University of Niš (Serbia), Faculty of Law
CEVRO Institute, Prague (Czech Republic), Department of Political Science and International Relations
University of Primorska (Slovenia); International School for Social and Business Studies; RE-FORMA, Research and Development, Ltd.
CEVRO Institute, Prague (Czech Republic), Department of Economics
RE-FORMA, Research and Development, Ltd. (Slovenia)
Trnava University in Trnava (Slovakia), Faculty of Law
Hungarian Academy of Sciences (Hungary), Institute of Legal Studies; Eötvös Loránd University (Hungary), Constitutional Law Department
The 2019 Central and Eastern European (CEE) Forum conference was hosted by the Comenius University in Bratislava, Faculty of Law, Department of Theory of Law and Social Sciences. The University, founded in 1919, is one of the leading research centres in Slovakia, with a broad array of international contacts and cooperation both in the field of natural sciences as well as in social sciences and humanities. The host institution thus offered an ideal venue for an interdisciplinary event of young legal, political and social theorists.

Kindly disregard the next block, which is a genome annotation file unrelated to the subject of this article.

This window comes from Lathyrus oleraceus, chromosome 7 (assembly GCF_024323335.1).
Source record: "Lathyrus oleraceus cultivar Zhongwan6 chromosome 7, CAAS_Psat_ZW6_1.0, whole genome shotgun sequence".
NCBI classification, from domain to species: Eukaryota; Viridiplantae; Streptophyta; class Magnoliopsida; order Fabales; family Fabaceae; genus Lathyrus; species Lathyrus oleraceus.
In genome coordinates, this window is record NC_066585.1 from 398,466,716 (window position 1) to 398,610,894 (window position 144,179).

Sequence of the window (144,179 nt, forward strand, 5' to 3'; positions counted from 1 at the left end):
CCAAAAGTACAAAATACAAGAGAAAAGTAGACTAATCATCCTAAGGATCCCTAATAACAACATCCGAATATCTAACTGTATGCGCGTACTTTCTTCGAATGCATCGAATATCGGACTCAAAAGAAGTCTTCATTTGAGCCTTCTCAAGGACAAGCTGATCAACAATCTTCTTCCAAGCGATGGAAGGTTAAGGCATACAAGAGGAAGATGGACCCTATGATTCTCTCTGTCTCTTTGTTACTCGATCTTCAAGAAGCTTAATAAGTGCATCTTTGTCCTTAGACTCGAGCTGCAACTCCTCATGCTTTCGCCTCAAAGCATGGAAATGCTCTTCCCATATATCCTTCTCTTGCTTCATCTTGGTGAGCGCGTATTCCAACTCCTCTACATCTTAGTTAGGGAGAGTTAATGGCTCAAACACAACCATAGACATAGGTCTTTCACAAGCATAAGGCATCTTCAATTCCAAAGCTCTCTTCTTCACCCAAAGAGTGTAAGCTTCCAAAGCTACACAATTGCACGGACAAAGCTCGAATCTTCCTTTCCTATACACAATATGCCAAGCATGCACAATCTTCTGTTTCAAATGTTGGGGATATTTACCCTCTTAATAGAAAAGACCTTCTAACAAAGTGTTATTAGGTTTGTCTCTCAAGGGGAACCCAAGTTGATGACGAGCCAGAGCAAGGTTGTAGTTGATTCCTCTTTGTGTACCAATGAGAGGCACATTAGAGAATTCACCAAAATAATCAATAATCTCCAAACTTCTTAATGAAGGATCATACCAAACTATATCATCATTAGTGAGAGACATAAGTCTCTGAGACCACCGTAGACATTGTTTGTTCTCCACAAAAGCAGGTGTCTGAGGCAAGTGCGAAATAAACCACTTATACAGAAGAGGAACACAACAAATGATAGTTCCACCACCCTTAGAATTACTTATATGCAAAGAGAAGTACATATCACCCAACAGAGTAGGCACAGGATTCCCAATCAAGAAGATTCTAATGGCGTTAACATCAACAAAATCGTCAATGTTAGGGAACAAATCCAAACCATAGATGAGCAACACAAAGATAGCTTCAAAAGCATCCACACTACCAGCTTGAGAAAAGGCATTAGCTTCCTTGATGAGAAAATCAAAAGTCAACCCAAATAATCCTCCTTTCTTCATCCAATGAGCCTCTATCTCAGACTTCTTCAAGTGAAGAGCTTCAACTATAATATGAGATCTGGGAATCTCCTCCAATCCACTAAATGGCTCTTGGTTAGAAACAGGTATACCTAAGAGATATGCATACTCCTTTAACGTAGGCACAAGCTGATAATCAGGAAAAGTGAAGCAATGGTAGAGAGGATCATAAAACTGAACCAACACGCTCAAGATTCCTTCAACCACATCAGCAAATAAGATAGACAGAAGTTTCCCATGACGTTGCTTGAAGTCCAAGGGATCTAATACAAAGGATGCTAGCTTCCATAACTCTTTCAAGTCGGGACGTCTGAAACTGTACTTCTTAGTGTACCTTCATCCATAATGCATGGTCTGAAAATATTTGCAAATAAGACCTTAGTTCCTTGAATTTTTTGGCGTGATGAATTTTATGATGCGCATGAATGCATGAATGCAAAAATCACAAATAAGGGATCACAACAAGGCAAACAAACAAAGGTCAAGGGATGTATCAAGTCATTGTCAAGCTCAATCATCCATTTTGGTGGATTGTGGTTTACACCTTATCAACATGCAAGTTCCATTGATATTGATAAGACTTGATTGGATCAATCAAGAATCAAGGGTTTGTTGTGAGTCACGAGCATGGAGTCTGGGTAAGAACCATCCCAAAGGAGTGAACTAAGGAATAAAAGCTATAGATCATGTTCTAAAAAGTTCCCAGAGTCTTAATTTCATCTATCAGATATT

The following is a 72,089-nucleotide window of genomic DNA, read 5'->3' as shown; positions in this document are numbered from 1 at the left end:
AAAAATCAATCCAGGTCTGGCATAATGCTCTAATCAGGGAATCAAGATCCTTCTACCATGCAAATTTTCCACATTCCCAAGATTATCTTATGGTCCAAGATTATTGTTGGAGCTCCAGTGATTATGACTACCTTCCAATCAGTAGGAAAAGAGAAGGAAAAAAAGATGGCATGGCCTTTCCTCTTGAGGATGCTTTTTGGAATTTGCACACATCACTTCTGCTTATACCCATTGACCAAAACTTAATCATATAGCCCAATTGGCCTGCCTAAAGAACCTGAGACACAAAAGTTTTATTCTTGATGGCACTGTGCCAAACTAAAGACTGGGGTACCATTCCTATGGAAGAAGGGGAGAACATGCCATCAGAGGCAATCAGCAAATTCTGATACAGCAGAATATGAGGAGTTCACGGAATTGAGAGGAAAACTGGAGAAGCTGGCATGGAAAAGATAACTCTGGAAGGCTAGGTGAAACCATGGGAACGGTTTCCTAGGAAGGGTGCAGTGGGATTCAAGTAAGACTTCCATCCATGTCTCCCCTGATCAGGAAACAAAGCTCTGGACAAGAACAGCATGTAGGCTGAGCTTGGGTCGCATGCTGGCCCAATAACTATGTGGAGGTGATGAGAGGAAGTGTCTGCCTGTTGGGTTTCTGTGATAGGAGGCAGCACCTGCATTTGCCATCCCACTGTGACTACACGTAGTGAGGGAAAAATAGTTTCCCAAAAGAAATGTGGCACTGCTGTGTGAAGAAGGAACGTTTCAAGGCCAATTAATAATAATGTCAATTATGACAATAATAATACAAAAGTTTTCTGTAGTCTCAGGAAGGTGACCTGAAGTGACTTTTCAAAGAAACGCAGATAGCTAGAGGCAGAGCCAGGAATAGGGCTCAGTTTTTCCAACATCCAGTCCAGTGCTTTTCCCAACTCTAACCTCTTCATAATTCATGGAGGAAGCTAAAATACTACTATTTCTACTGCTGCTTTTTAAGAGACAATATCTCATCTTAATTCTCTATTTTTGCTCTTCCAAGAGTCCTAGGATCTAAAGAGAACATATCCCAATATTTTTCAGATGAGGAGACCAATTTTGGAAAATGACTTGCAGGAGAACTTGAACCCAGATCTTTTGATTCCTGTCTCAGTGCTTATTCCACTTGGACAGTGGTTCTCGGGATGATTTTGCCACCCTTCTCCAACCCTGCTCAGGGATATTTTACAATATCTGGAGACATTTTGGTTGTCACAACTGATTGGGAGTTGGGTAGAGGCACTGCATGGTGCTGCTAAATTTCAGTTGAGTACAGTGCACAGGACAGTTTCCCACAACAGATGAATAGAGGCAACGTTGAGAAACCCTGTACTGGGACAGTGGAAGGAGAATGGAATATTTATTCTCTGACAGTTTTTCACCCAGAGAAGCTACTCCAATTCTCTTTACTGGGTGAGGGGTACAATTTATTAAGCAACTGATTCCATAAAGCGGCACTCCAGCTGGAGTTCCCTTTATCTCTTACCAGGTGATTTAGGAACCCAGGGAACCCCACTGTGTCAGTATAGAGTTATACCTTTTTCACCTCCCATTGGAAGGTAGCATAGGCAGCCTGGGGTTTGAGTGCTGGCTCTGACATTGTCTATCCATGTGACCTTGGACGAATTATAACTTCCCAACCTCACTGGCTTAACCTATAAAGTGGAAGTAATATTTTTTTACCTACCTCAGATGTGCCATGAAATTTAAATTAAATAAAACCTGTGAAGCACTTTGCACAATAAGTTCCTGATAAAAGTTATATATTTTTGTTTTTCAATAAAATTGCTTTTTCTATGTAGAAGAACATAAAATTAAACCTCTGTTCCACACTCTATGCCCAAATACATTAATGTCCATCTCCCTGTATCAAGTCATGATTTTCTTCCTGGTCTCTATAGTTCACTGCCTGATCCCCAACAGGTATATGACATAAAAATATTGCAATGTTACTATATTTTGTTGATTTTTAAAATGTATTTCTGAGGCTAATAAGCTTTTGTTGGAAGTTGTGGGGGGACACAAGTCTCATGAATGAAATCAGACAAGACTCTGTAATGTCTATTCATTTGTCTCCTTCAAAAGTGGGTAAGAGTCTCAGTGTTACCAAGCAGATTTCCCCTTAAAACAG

In the most general terms, the agenda of the 11th CEE Forum Conference in Bratislava, Slovakia, held on 25–26 April 2019 was focused on the reassessment of the CEE position in Europe and in the world, seeking for the specificities of this region, being often perceived as a double periphery – of the West and of the East. Since thirty years have passed since the disintegration of the bipolar world, the time has come for a critical reconsideration of the earlier scholarly findings or commonplaces and the formulation of more nuanced and refined conclusions.
Special emphasis was to be put on the following sub-topics, while expecting a thorough theoretical analysis of these: